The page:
One of the most popular softphones in use today is Skype (http://www.skype.net). Skype is a software application that utilizes a proprietary P2P VoIP network in order to route calls between users (see Figure 10-1). SkypeOut is a service that allows Skype users to dial PSTN phone numbers . SkypeIn is a service that provides a number that any phone can use to call a Skype user . Skype was launched by the same founders of the popular P2P file-sharing software, KaZaA, and thus shares many of the same characteristics with regards to communication.
In October of 2005, eBay purchased Skype, thus raising the eyebrows of many who follow the telecommunications space to wonder how long it would be before Skype made a play into the enterprise. As of today, it seems that Skype is used more by individuals within an enterprise for their own personal purposes, rather than by the enterprise itself. However, it may be only a matter of time before Skype comes out with a truly robust hosted, enterprise VoIP solution.
We would like to thank and acknowledge Villu Arak, Jaanus Kase, and Imogen Bailey from Skype for their feedback on this section.
One of the challenges of using a softphone such as Skype in a residential or consumer environment is configuring firewall and router settings properly so that NAT traversal is not an issue. Skype uses variants of STUN ( Simple Traversal of the UDP Network RFC 3489) and TURN ( Traversal Using Relay NAT http://www.jdrosen.net/papers/draft-rosenberg-midcom-turn-08.txt), which both facilitate communications between firewalled network address spaces. Skype calls its proprietary decentralized P2P technology the Global Index and describes it as a "multitiered network where supernodes communicate in such a way that every node in the network has full knowledge of all available users and resources with minimal latency."
The first step in negotiating a call between two Skype users involves the caller trying to contact the intended recipient directly. If direct communication from the caller fails, then the intended Skype recipient tries instead to connect back to the caller. If both attempts at direct connection fail, then other intermediate Skype users who are reachable by both hosts attempt to route the call. These relay hosts are called supernodes, and any Skype user may at any time be elevated to supernode status, according to the latest version of the Skype privacy agreement:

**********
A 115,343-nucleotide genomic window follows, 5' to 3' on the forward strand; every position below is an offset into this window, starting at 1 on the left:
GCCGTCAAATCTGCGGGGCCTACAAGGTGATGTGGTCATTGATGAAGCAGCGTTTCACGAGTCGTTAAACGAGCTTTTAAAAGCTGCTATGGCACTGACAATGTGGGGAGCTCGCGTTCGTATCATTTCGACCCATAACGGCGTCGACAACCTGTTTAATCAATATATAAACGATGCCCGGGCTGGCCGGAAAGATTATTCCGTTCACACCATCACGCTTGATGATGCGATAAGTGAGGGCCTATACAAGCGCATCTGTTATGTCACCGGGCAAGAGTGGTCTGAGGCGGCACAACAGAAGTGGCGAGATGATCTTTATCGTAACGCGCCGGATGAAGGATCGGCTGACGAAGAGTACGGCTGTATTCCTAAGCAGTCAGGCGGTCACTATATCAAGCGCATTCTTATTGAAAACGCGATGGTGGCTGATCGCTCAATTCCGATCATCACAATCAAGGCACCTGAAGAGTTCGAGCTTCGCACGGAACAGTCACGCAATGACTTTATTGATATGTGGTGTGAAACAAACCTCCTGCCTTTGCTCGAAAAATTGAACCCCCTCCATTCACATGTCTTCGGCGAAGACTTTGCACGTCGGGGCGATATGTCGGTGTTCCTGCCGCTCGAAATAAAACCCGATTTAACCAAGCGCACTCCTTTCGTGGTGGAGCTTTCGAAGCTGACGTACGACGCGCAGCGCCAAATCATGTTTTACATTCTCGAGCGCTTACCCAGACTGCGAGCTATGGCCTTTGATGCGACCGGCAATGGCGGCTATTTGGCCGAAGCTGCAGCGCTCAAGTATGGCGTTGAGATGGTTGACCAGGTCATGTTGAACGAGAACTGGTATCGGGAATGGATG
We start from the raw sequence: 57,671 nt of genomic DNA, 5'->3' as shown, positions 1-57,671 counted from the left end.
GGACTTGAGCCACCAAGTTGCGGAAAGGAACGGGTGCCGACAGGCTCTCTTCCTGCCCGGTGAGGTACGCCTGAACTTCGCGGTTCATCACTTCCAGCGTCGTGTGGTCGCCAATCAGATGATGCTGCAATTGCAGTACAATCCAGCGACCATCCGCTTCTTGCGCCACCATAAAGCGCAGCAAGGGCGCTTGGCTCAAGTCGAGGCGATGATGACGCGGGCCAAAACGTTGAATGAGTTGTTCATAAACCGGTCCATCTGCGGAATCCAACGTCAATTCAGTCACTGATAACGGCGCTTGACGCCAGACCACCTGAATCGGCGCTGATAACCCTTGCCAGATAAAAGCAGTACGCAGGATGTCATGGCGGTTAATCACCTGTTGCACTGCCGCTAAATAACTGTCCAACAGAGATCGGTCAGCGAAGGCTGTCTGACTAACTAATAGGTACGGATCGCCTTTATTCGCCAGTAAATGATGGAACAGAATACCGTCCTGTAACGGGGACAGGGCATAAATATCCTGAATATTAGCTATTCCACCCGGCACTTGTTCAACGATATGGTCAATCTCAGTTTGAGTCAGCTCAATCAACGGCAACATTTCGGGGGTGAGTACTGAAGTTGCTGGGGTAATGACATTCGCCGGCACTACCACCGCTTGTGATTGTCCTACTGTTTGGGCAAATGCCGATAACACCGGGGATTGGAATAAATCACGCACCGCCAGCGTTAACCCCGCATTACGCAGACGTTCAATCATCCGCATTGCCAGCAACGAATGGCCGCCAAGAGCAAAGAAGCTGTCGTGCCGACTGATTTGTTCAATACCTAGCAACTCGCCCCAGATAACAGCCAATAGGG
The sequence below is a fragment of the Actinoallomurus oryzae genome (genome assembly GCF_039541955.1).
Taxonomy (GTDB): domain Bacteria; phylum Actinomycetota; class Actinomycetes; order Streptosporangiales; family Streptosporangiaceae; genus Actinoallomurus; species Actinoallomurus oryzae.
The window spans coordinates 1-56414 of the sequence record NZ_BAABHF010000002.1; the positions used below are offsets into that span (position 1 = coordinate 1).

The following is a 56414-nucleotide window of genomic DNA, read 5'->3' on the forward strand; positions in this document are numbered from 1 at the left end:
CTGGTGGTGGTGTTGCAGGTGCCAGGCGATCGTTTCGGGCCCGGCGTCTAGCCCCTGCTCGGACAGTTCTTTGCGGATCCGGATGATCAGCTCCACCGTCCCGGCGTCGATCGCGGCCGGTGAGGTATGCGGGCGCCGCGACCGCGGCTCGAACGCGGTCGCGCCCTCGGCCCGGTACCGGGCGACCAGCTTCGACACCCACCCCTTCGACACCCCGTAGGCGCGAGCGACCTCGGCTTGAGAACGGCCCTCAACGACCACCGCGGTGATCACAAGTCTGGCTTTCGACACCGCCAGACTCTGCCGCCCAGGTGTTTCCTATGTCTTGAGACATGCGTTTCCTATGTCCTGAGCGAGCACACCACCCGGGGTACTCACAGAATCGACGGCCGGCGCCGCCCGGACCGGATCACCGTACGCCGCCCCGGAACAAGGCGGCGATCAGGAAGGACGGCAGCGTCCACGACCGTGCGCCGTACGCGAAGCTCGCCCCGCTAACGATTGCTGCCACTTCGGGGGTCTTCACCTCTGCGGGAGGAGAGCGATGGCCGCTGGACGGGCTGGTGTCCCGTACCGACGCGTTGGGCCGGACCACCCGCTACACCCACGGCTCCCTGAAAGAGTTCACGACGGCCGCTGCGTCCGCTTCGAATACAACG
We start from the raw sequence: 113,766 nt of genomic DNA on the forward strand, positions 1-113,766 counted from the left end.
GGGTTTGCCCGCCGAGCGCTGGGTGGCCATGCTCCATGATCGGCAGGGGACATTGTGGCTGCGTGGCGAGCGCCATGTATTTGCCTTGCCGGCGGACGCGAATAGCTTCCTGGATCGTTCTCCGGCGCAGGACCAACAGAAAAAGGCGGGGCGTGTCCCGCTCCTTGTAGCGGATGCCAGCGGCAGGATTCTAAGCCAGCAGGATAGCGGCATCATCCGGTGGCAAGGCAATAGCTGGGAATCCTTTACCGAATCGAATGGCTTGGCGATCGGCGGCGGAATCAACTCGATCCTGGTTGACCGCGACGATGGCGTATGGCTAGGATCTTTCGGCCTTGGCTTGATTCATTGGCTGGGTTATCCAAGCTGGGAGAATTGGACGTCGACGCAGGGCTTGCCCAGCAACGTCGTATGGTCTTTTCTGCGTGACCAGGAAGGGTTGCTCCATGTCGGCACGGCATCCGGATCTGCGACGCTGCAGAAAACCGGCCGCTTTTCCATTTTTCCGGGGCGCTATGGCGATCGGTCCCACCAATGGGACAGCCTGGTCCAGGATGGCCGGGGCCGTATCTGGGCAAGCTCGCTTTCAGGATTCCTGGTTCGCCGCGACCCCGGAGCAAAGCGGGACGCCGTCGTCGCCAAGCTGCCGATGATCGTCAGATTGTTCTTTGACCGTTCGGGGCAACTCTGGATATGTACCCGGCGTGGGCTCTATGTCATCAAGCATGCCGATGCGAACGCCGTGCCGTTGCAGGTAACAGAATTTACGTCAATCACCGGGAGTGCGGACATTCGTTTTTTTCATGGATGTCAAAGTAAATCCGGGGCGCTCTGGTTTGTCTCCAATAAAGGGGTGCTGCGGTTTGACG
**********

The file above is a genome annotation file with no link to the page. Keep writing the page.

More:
"4.1 Permission to utilise your computer. In order to receive the benefits provided by the Skype Software, you hereby grant permission for the Skype Software to utilise the processor and bandwidth of your computer for the limited purpose of facilitating the communication between Skype Software users."
Skype does not document the exact conditions necessary for your computer to be turned into a supernode; however, doing so has some bandwidth consumption implications as you'll see in the next section.
According to Skype's own documentation, the minimum requirements for network access involve opening up TCP port access to all destination ports greater than 1024 or, instead, to destination ports 80 and 443. A typical Skype phone call will consume anywhere between 24 and 128kbit/s of bandwidth. If the Skype user's computer is also being used as a supernode, that number could, however, potentially double. Typically, a Skype user's computer will only be upgraded to supernode status given a lack of firewall restrictions. Some estimates place supernode traffic to a maximum of 40kbit/s in both directions.